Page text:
My blog is not a place where I typically engage academic questions. I do plenty of academic writing for my classes and, currently, my senior capstone, so I do not plan to start now. But, since academic conversations often inform practice, sometimes those conversations need to be addressed. I want to talk about the relationships between Hyper-realism, Sacramental Theology, and Semiotics. What formal education I do have (in my three years as an undergraduate student) is mostly concentrated in analyzing written texts, both Biblical and otherwise. As I discuss this topic, keep in mind that I don’t know very much. My concern here is not to make a technical argument, but is, instead, to discuss the effect that certain academic understandings have on liturgy. By liturgy I mean the way in which worship is done and thought about.

What brought this to my mind was a sermon I listened to by J.R. Vassar. While running on the treadmill, I tend to listen to sermons. For the past two months, I have been catching up on the sermons from The Village Church in the Metroplex. One reason this is good is because Matt Chandler yells when he preaches, and that helps me run. The Village reads the Bible a bit conservatively for me and they are adamant about the way gender roles work. For instance, all of the elders are men. And, of course, they are very low church and make use of electric guitars and such during worship, which isn’t a problem so much as a preference issue. Really, though, I love the heart, intent, teaching, and practice behind Matt and The Village. No church, other than Beltway in Abilene, has so shaped my understanding of God. No other church, including Beltway, has so taught me what the Gospel looks like in real life. I’m sort of hoping that I end up at grad school in DFW so that I can start going to The Village.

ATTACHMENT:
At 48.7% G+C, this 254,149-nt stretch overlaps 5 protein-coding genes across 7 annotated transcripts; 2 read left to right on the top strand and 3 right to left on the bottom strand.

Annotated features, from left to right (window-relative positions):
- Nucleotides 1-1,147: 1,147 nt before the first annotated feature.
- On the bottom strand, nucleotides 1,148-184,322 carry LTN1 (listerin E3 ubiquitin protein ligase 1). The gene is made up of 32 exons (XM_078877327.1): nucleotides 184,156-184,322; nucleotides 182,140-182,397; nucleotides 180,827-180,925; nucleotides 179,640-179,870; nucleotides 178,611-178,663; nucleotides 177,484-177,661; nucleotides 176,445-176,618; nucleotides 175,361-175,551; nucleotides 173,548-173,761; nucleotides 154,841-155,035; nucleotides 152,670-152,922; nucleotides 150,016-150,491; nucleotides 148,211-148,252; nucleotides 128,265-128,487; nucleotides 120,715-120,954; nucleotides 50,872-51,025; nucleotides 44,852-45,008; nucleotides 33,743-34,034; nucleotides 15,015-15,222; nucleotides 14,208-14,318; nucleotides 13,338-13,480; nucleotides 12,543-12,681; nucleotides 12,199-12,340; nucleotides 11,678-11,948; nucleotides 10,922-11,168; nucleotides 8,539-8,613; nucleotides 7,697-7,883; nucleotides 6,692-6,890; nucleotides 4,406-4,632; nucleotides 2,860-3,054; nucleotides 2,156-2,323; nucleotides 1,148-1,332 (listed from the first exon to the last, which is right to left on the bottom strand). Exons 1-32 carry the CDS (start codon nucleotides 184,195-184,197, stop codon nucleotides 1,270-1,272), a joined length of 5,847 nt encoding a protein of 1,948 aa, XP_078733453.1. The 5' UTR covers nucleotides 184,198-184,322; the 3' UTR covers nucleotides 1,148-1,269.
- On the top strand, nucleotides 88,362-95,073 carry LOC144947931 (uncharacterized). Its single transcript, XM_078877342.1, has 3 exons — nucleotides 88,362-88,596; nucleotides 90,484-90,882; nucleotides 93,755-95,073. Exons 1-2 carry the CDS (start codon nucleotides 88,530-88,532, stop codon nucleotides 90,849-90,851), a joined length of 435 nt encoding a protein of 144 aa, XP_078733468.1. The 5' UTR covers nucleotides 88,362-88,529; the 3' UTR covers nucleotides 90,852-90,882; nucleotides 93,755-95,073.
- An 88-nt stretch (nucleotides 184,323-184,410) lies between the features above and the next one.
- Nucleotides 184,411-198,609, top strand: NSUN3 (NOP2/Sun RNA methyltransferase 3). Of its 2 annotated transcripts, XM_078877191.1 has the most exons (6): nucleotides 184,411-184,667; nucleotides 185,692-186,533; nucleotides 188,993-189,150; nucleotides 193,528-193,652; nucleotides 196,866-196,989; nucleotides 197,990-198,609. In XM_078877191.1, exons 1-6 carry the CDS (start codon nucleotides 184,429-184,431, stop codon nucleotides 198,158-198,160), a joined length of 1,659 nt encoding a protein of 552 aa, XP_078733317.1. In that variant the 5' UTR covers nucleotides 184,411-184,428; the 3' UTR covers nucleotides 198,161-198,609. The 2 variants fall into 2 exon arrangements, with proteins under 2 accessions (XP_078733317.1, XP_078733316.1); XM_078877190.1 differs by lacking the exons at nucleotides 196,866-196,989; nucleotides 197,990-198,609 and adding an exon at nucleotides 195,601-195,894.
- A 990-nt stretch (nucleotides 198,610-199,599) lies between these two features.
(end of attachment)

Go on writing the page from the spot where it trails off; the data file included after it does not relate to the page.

Anyway, as I was working my way through the podcast I came to the break between Habakkuk part 6 and Habakkuk part 7. The space is filled by four stand alone sermons, the first of which is titled “Hyper-reality and the Bread of Life” by J.R. Vassar, the pastor of Apostles Church in New York City. Just looking at the title of the sermon, I thought he was going to address a high sacramental view of the Eucharist and then dress it down in favor of some sort of low church memorialism by concluding that a sacramental understanding is hyper-real and, therefore, obscures the meaning behind the symbol.